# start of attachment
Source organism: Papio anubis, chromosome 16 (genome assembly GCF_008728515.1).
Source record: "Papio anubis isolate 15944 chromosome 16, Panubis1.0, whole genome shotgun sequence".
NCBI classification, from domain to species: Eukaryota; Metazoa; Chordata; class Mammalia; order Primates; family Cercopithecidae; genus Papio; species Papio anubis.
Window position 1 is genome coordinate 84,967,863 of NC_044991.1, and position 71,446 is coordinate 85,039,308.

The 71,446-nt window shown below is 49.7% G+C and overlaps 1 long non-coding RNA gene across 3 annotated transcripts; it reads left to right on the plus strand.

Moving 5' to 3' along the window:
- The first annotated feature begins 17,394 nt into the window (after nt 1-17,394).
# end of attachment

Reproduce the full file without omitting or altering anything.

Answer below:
Source organism: Papio anubis, chromosome 16 (genome assembly GCF_008728515.1).
Source record: "Papio anubis isolate 15944 chromosome 16, Panubis1.0, whole genome shotgun sequence".
NCBI classification, from domain to species: Eukaryota; Metazoa; Chordata; class Mammalia; order Primates; family Cercopithecidae; genus Papio; species Papio anubis.
Window position 1 is genome coordinate 84,967,863 of NC_044991.1, and position 71,446 is coordinate 85,039,308.

The 71,446-nt window shown below is 49.7% G+C and overlaps 1 long non-coding RNA gene across 3 annotated transcripts; it reads left to right on the plus strand.

Moving 5' to 3' along the window:
- The first annotated feature begins 17,394 nt into the window (after nt 1-17,394).